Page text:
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Designing SEP Licensing Negotiation Groups to Reduce Patent Holdout in 5G/IoT Markets

Bowman’s latest publication together with Ruud Peters and Igor Nikolic is now available on SSRN. They discuss how LNGs can be designed to significantly reduce transaction costs and the threat of patent holdout while at the same time curtailing potential antitrust risks, especially regarding SEP implementors in the long tail of new IoT markets.

To read more and to download the paper, please click here.

Online training organized by EPO

Online seminar: High-growth technology business forum – growth-financing

Description

Most technology start-ups and scale-ups need venture capital to finance their high-growth needs. Founders and investors must focus on creating value in the company, to be realised through an exit, i.e. selling the company or launching an IPO. This forum highlights the key role played by IPR (intellectual property rights) portfolios and strategy in attracting investments and increasing company value. The featured live case study will be discussed from the perspective of both founders and investors.

For mor information, please click here.

Bowman Heiden comments on 2021 DOJ-USPTO-NIST Draft Policy Statement

This paper is a succinct response to the request for comments regarding the 2021 draft SEP policy statement by DOJ, USPTO, and NIST. Bo has tried to summarize several key insights from his previous research and policy experience that form the foundation for understanding SEP-enabled standards and SEP policymaking, including:

1. SEP-enabled standards have produced market successes, not market failures
2. Why injunctions do not create patent holdup in the SEP licensing context
3. Without injunctions, SEP licensors are in the weaker bargaining position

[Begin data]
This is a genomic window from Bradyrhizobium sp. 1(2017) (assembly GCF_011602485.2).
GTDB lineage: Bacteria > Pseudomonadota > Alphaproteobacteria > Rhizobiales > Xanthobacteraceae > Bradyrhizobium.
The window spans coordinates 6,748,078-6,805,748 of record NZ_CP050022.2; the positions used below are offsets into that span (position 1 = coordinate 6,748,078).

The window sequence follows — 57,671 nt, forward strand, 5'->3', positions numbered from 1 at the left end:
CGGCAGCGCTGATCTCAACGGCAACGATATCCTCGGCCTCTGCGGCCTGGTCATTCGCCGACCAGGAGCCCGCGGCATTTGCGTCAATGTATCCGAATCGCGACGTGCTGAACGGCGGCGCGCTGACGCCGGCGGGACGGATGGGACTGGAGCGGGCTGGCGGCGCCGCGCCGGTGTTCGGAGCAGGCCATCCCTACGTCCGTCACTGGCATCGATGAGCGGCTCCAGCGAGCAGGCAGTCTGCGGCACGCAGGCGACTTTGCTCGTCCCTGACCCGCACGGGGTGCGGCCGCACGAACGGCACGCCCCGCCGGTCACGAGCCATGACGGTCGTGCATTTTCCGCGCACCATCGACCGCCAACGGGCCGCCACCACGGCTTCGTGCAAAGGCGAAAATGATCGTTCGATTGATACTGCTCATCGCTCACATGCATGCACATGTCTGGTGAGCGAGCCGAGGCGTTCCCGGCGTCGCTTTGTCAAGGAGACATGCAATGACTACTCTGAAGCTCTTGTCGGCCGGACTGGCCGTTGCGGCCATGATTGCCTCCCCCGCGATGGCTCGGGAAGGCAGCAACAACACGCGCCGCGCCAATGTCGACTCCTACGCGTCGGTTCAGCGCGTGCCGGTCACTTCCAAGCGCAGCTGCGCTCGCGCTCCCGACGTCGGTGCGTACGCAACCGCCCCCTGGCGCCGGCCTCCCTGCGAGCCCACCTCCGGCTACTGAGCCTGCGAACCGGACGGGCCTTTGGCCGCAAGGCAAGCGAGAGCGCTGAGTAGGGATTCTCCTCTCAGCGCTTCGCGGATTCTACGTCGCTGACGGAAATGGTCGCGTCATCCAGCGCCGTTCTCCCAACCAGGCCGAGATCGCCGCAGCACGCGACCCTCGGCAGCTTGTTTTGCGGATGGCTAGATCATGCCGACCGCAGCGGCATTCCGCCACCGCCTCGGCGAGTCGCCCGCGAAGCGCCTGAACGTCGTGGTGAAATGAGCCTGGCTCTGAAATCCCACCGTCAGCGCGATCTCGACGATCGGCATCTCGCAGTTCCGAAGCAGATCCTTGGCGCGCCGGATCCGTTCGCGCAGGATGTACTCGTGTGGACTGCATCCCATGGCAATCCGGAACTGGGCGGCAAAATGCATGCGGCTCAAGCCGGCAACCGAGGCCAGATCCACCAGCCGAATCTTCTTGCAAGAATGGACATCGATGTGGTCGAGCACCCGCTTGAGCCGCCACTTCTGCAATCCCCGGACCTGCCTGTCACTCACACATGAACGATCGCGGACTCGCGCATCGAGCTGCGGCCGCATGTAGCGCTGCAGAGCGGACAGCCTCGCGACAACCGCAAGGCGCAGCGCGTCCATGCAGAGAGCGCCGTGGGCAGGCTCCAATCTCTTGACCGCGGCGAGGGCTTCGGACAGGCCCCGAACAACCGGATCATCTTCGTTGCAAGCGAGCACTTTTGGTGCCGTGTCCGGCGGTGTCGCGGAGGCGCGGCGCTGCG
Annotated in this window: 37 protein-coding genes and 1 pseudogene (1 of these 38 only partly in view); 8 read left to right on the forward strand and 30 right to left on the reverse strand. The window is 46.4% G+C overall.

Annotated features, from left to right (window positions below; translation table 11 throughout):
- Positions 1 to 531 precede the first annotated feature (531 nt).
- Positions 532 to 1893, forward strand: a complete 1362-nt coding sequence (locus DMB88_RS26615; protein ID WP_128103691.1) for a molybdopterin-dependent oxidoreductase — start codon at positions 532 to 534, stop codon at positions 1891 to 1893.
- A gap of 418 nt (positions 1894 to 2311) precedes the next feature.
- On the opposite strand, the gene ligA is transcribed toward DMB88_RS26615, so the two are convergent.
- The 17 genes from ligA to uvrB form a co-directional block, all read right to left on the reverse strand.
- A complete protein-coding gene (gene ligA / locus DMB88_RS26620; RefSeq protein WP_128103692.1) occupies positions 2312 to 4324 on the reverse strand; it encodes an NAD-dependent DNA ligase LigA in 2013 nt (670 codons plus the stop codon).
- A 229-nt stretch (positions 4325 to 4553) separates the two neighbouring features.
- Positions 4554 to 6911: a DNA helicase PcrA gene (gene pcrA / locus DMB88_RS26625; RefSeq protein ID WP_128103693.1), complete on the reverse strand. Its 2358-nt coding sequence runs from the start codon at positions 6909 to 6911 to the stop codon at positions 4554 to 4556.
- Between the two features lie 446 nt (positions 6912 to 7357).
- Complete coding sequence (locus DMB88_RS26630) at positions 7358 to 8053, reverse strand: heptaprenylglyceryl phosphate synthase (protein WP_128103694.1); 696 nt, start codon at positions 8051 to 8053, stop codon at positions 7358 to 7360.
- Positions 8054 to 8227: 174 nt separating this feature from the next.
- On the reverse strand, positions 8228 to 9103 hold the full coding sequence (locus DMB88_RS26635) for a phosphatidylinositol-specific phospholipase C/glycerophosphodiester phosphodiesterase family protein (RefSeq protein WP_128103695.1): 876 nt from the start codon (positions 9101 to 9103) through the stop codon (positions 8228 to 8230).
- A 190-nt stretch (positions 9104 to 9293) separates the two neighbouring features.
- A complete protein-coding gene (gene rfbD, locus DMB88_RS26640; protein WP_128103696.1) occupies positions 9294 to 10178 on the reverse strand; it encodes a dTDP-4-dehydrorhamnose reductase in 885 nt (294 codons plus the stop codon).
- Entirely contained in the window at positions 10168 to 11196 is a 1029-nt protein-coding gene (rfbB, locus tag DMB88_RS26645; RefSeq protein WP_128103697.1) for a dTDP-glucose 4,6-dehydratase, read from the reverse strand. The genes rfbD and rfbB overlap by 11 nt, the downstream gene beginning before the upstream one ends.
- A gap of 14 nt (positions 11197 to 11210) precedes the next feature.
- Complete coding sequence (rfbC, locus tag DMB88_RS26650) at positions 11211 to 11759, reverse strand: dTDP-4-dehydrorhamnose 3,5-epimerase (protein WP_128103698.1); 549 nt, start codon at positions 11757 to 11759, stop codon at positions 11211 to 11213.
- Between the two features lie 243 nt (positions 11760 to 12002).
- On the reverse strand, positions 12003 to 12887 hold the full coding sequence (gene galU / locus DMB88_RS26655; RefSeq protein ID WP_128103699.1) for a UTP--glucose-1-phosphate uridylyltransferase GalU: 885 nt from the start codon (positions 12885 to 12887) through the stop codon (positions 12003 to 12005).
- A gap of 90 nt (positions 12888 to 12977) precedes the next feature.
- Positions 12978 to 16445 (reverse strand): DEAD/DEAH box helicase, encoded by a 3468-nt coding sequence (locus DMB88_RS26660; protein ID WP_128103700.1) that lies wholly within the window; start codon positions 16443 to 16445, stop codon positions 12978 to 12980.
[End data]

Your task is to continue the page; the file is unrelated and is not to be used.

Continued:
4. Is there a need for a DOJ-USPTO-NIST SEP policy statement?

To read more, please click here.

IPBASICS.ORG IS LAUNCHED

LESS IS MORE WHEN IT COMES TO UNDERSTANDING IP RIGHTS

When it comes to understanding intellectual property rights at least one organization has come to believe that less is more. 

A fresh approach to learning why IP rights exist and who they benefit was introduced today by the Center for Intellectual Property Understanding, a non-profit. The CIPU-curated portal makes it easy for everybody to attain basic IP knowledge.

Viewers of all ages and backgrounds can begin to grasp the major IP concepts of sharing and protection through IPBasics.org. Site content features examples and explanations of the four types of intellectual property rights, including NIKE, LEGOS, iPhone, and the Beyonce catalog and products.

To read more, please click here.

A new book by Merima Bruncevic

Regulating Transnational Heritage – Memory, Identity and Diversity.

Book Description

There is a vast body of international and national law that regulates cultural heritage. However, the current regulation remains quite blind to the so called “transnational heritage”. This is heritage where there is no community recognized in law that it can be directly attributed to and that can be responsible for its safekeeping and preservation. It can also be items of heritage where the claim of ownership is disputed between two or more peoples or communities. Transnational heritage challenges the idea of monolithic, mono-cultural, ethno-national states. There are a number of examples of such cultural heritage, for instance the Buddhist Bamiyan statutes in Afghanistan, Palmyra in Syria, the Jewish heritage of Iraq, or various items that are currently housed in large, often Western, museums, as a result of colonial practices. This book explores the regulation of transnational heritage. By discussing many cases of transnational heritage and the problems that arise due to the lack of regulation the book analyses the manifestations of memories and constructions of communities through heritage. It focuses particularly on the concept of community. How are communities constructed in cultural heritage law and what falls outside of the definitions of community? The book underlines that the issues surrounding transnational heritage involve more than a communal right to culture. It is argued that transnational heritage also directly affects wider matters of law such as citizenship, human rights, sovereignty, as well as the movement of people and cultural goods.

For more information, please click here.

Interview with Roberto Castagno

IPR IS ABOUT BUILDING BRIDGES, NOT JUST WALLS

Here is a recent and interesting interview with our CIP advisory board member Roberto Castagno, based on his long experience working with intellectual property.

The head of IPR functions at Neste Oyj since 2020, Roberto Castagno speaks for collaboration at every level: universities and business, lawyers and engineers, economists and patent attorneys.

To read more, please click here.